Another fix, that many chargriller owners do is install 4 wheels.  I did that on mine, using (4) 10" inflatable tires from HF and it rolled around with ease.   My current OKJ will be pretty static.  But it has the handle on the CC end, and the larger steel wheels on the FB end.  
 

dave schiller

Meat Mopper
282
59
Joined Apr 7, 2017
Skunk, did you install the wheel barrow handles on the same end as where the regular handle is?  That would probably provide more leverage to deal with the weight.  I might do something like that, but I'm thinking to make the handles easily removable.  That would get them out of the way when smoking meat and make the smoker a bit more compact for storage.  I plan to keep mine in the garage where space is becoming a premium.
 

skunkwerx

Fire Starter
30
19
Joined Apr 25, 2017
Dave, I actually installed the handles opposite, added a thru axle and better wheels, s it was 4 wheeled, with handles.  Removeable handles makes good sense, I had thought about that, maybe using pipe, and then handles that slid into the pipe, like telescoping.  if you will be wheeling it around, handles will help a lot.  I am concerned about long term structural integrity lifting by the firebox, it puts a lot of strain on that FB/CC bolted connection.

Here is the old crusty well-used smoker with handles:

 

dave schiller

Meat Mopper
282
59
Joined Apr 7, 2017
Skunk, that's pretty close to what I envisioned.  And the second set of wheels would be necessary.  I'll keep you posted.
 

skunkwerx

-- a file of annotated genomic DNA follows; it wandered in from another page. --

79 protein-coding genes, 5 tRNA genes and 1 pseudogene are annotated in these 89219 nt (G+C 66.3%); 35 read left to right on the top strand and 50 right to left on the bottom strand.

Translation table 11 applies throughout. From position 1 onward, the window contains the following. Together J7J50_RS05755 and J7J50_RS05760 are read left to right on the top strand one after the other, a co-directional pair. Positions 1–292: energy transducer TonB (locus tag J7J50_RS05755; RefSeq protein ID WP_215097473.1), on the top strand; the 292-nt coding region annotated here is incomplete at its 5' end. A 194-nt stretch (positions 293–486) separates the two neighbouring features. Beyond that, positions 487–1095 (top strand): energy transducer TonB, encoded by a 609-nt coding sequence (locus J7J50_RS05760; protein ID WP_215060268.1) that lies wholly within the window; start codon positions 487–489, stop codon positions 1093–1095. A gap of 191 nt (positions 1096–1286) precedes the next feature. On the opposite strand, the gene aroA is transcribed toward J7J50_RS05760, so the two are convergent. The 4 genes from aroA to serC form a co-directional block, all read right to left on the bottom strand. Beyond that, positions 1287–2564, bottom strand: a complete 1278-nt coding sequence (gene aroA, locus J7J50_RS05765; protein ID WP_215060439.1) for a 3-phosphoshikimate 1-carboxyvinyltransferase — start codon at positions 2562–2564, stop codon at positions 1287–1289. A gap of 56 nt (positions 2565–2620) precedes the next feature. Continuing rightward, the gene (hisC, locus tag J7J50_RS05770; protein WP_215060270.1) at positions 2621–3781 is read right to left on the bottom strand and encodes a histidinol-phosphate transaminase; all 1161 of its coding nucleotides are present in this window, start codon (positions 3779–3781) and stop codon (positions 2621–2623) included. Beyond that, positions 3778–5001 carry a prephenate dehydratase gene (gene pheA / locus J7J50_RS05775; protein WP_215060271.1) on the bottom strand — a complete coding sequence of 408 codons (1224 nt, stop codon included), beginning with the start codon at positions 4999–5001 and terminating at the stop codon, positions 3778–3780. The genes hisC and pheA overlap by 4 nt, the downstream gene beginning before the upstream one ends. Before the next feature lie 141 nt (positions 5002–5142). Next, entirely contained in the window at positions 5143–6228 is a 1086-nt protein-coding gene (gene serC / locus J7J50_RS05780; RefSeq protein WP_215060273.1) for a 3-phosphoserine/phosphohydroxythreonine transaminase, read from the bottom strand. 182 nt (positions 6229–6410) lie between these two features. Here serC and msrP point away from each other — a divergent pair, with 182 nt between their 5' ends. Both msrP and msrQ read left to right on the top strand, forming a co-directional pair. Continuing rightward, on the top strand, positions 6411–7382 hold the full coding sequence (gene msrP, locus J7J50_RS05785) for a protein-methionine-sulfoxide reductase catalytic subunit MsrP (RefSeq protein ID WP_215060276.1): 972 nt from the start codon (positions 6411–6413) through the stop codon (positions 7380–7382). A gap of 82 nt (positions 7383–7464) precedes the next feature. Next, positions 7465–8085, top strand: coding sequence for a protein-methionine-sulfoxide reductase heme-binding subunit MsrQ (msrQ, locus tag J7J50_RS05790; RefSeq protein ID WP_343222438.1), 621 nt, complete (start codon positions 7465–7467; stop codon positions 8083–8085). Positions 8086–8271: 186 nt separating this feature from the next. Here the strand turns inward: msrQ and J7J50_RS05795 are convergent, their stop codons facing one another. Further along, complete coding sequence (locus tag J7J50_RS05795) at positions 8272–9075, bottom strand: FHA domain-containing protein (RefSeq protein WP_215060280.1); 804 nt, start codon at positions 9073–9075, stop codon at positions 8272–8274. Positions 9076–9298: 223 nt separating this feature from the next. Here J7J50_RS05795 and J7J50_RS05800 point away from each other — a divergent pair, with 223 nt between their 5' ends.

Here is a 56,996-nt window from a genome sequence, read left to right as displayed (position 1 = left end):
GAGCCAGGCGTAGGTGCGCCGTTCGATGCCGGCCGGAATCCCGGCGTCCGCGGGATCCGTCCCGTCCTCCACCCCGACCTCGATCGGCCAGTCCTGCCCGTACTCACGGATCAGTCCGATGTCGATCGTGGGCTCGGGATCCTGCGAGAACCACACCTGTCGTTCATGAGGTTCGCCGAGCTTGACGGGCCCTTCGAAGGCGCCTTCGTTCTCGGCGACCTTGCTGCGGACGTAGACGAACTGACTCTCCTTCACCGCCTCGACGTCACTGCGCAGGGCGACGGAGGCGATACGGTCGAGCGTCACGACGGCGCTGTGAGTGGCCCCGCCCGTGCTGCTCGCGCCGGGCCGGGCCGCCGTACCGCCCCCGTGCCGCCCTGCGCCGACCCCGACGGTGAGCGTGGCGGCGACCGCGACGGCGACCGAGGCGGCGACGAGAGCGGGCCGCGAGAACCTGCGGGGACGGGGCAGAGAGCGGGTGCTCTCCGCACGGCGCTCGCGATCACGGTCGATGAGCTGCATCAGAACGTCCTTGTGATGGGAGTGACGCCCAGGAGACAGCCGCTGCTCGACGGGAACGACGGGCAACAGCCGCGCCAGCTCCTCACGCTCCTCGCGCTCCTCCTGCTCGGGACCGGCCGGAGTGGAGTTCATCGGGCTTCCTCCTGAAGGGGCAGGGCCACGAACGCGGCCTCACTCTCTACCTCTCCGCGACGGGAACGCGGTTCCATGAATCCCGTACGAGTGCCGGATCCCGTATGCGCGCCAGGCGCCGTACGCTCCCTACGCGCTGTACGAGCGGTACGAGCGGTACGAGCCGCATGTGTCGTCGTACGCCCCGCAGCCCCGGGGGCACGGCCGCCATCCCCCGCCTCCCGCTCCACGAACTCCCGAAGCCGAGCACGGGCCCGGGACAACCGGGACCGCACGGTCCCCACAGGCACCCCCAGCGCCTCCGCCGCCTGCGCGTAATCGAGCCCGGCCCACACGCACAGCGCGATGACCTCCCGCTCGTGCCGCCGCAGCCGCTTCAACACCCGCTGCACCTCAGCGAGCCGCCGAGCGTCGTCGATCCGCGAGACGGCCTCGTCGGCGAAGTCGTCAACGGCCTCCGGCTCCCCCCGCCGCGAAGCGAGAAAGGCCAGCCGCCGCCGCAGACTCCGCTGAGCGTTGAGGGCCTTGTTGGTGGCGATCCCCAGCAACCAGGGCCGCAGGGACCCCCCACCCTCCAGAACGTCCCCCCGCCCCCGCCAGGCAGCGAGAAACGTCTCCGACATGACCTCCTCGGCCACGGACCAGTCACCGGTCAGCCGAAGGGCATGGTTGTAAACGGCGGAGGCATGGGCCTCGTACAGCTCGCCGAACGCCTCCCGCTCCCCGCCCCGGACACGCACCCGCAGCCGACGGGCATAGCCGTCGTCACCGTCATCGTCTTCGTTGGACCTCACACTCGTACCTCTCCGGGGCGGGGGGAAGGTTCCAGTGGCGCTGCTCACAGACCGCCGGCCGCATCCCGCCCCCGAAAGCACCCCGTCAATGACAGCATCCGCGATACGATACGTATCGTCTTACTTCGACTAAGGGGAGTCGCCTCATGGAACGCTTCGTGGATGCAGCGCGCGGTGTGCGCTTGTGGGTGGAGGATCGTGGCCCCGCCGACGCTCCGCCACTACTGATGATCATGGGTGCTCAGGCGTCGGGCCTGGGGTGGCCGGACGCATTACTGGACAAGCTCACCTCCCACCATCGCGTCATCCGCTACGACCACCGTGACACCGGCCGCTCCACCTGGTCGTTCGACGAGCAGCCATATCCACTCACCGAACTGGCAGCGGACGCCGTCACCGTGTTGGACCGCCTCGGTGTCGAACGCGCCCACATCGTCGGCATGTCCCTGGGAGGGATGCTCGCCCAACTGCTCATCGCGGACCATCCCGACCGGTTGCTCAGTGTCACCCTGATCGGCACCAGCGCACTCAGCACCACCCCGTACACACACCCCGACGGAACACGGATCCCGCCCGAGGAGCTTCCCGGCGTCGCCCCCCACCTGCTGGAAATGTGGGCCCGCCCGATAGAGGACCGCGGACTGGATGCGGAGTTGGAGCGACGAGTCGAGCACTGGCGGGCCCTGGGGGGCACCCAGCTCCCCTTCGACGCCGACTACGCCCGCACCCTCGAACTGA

Fire Starter
30
19
Joined Apr 25, 2017
Good deal.  You can find 5/8" round rod at Lowes and HD, for a full width axle.  From HF, used the solid rubber 8" tires, but the 10" inflatable ones are nice and plush.
 

quinngarcia

Newbie
13
10
Joined Apr 7, 2017
Did you experience high temp variation from grill height vs top thermometer. I put a convection plate and I see 50 plus variation from top to bottom with top getting high as 50 plus over grate level temp. Also where do u put your water pan if you use one: above or below grill
 

skunkwerx

Fire Starter
30
19
Joined Apr 25, 2017
Did you experience high temp variation from grill height vs top thermometer. I put a convection plate and I see 50 plus variation from top to bottom with top getting high as 50 plus over grate level temp. Also where do u put your water pan if you use one: above or below grill
MY original top thermometer may not be accurate, but it usually reads  lower than the two down by the grill grate.  I don't trust the top one, but have not done the boiling water test to check it.

Question: Have you extended your stack down to grate level?   If your stack is not modified, that might explain the temp being higher on the top thermometer as the exhaust gasses pass right through that area on their way to the stack.

I use a SS muffin pan of water, under the grate, on top of the convection plate, at the FB end.  It just fits, height wise.  There a couple of holes underneath in the convection plate, so I use 1/4" steel square bar pieces to raise the pan up just enough that some heat can flow underneath it.
 

Leg9901

Newbie
5
1
Joined Apr 12, 2018
I am going to attempt to list my OKJ Highland modifications, reasons, and observations.

There are many helpful threads throughout these forums dealing with the Oklahoma Joe smokers, perhaps we can compile some information here in a running thread to assist everyone who is using, modding, and wondering what to do in their particular situation.

Please add any of your experiences below. State whether yours is a Highland or Longhorn. Any newer Reverse Flow models should probably go in a different thread.

Here we go.

This is a newer Oklahoma Joe Highland purchased early 2017. Having owned a Chargriller many years ago, then another generic offset smoker, I had a list of mods for right out of the box. I added the lavalock nomex gasket to the FireBox and Cooking Chamber area after reading and seeing the leakage with y own eyes. Same goes for adding a seal around the FireBox Side Air Inlet/Clean out door when i discovered that controlling inlet air was sketchy.